Q&A with David Glenn: Mastering

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Q&A with David Glenn: Mastering

Hey, what’s up guys? David Glenn, for davidglennrecording.com,
theproaudiofiles.com, and the new, themixacademy.com.

Super excited, today we’re talking about mastering.
A few weeks ago, I announced that I was going

to be launching a Podcast/videocast type deal.
With all the work I put into themixacademy.com,

this podcast has gotten pushed off a little
bit, but it’s still coming your way. I had

a great question that I didn’t want to leave
out there any longer, and it’s from Soren

the Desperado Studios.

He writes in: “What’s up, Mr. Glenn? Looking
forward to the podcast. I really enjoyed the

interview that you did over at Home Recording
Weekly. Very inspiring how you’ve arrived

where you’re at and the way you manage to
make music professionally in a home environment.”

Thank you very much, Soren, I appreciate that.
Shout out to Kern over at Home Recording Weekly,

great guy.

“The first question is I know that you do
your mastering on the Master fader in your

mix sessions (the 2buss). I was curious how
you handle an album or an EP with mastering?

Do you still master the same way, and if so,
how do you make the tracks cohesive and balanced

against each other, when or if you master
each track in isolation?”

That’s an incredible question, which is why
we’re doing this tutorial, because I thought

it was worthy of it’s own video.

The next part is:

“I know that you check your mixes on different
speakers, but seeing as how you’re mixing

primarily on headphones, I was curious whether
you ever do a part of your mix flow while

listening in mono? I’d like to think that
my mixing improved when I started mixing in

mono, but I’ve always noticed a discrepancy
between the home studio tutors and the big

name professionals that intrigues me. The
home studio teachers often swear by mono mixing,

while guys like Andrew Scheps, CLA, Dave Pensado,
they state quite clearly that they don’t give

a crap about mono. I mean, what’s up with
that?”That’s funny. That’s a great question.

I’m going to answer the second one first.

I respect the heck out of Graham, therecordingrevolution.com,
Joe Gilder, home studio, home recording, home

studio corner… Tons of guys out there that
are doing a great job teaching and bringing

incredible content your way. I don’t mix in
mono, I’ve never tried it. I think I’ve never

tried it because before I heard about mixing
in mono, I heard Dave Pensado say that he

didn’t give a crap about it, and that mixing
in mono would be like making movies for black

and white TVs. He just doesn’t think about
it. I think I quoted him pretty clearly on


So, for me, I don’t, but I don’t bash it.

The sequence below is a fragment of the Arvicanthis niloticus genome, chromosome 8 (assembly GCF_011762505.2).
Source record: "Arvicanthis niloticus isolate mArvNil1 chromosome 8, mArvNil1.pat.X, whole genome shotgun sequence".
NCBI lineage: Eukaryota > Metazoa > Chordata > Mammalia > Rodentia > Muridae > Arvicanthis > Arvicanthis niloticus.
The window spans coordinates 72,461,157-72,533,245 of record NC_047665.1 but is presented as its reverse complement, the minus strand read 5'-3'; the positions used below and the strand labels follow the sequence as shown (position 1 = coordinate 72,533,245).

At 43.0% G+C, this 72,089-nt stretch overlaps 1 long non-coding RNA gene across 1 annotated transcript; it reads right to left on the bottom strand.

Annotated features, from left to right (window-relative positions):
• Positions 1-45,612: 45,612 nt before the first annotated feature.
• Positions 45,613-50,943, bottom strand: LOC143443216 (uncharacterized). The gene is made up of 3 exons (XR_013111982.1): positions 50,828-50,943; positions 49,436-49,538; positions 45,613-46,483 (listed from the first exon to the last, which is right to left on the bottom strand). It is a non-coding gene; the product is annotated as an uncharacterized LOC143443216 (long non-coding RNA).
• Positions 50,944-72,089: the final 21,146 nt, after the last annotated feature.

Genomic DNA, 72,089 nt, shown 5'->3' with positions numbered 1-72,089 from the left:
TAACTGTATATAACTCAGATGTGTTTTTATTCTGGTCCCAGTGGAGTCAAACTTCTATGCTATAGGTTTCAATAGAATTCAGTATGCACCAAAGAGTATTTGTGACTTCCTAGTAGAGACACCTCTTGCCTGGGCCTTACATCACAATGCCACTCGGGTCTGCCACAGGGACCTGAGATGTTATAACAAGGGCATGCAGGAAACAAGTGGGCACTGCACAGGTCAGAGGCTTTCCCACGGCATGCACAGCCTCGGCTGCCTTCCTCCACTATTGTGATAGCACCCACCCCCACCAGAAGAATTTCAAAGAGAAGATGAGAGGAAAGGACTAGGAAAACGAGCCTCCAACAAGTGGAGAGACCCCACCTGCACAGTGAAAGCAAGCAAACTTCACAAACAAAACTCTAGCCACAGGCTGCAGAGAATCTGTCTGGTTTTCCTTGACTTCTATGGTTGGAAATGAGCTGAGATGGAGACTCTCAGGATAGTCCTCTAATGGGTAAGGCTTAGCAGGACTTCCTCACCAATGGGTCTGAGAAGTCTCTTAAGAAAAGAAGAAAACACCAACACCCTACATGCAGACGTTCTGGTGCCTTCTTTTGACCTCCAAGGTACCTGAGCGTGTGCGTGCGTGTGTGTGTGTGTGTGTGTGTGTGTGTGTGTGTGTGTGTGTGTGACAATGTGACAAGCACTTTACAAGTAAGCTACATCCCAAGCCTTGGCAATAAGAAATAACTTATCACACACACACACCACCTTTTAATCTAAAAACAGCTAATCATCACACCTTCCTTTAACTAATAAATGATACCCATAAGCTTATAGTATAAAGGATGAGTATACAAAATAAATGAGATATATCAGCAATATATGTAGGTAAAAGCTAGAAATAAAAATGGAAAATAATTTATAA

If you mix in mono, if you give it a shot,

and you feel like you gained something from
it, then by all means, try it, use it, if

you like it, don’t feel like because a top
professional – I’m sure there are top professionals

that DO mix in mono and get great results,
so I wouldn’t just throw it out the window

because you hear online teachers saying one
thing, and then you hear maybe some of the

top professionals saying another.

Give it a shot, if it works for you, go by
it, but if you give it a shot and you don’t

like it, you’ve got proof that it’s not necessary.

Just a taste thing. By all means, all the
stuff we talk about with mixing and mastering,

it’s a taste thing. I hope that answers that

The first part, I really want to go over because
this is something that I’ve had a reason slice

of humble pie with. The mastering situation.
He’s right, I do use kind of a mastered 2buss

situation. I run things through several layers
of plug-ins. We’ll link to that video so you

can check that out, and I probably need to
update it, but my 2buss is layers of processing

for analog character, we’ll call it. A little
bit of tape saturation, a little bit of multi-band

compression, and then towards the end, we’ve
got limiting. If I’m mixing a record at one

time, I’ve got all the files, I’m in control,
the deadline is go, I will do my best to have

each bounce of all those songs to be mastered
when I’m bouncing them.

The only situation I’ll be careful with that,
is if I’ve got a record where there’s multiple

genres within the record, some cohesiveness
may still be desired by the artist or the

producer to afford those final masters for
it to all kind of gel, so if you’ve got like

a pop/EDM type vibe going on, and they want
it smashed at -6dBFS RMS or whatever, really

hot, then I’m going to treat that song differently
than I will if they have a pop-rock/acousticy

type song, and that happens all the time on
records that I mix in kind of a modern pop

world. So maybe I can get away with a little
bit lighter, -8dBFS kind of deal. So there’s

a little bit of a difference there.

Well, if they want those two songs on the
final record to be cohesive, and I’m mastering

it, then I’ll try to have that discussion
with them so we don’t go to -6, but ultimately,

there’s going to be some work to do on the
end there, so I may not limit those down to

-6 or -7 or -8 or whatever I’m going for when
I’m bouncing the final mix. I’ll mix into

that limiter, but I’ll maybe wait until a
final mastering session to apply a more consistent

vibe to all the tracks in the mastering session.

I’m blabbing about it, but hopefully this
is answering it and helping you guys.

If I’m mixing a record all at one time, I
try to shoot for -8 or so. -7.5, whatever.

I try to do that consistently so that when
I bounce those final mixes, they’re ready

to go.

I just did a record for the very talented
LaRue Howard***. It was a live Gospel type

record. Every mix was bounced .1 away from
each other RMS levels or LUFS using Ozone

InSight at around -7.5, -8dBFS. That worked
out great for that record.

Up in front of me is a record where that didn’t
work out so great, and the reason why is because

I mixed it over the course of 7 or 8 months.
The first song I mixed, I was a very different

mixing engineer than towards the end, and
a lot of us up-and-comer guys are going to

notice that you’re always growing, you’re
always learning, you’re always kind of evolving.

Even some of the top guys, the same kind of
thing is going on, but for them, it’s less

of an obvious way.

So the very first song that I mixed for these
guys sounded very different. Let’s see if

I can pull open a snippet.

[song plays]

Okay, so that’s very different than this.

[different song is played]

Okay, so that one’s much brighter. It’s a
little more of a happy tone, happy song. So,

I’m not mad at it, but for the overall glue
of the record, I wanted those to be a little

bit more cohesive, so I give a little plug,
that’s [???*** (appx 7:30)] I think that song…

Yup, [???*** (appx 7:32)] is the song from
November 2014, The Mix Academy. Give a little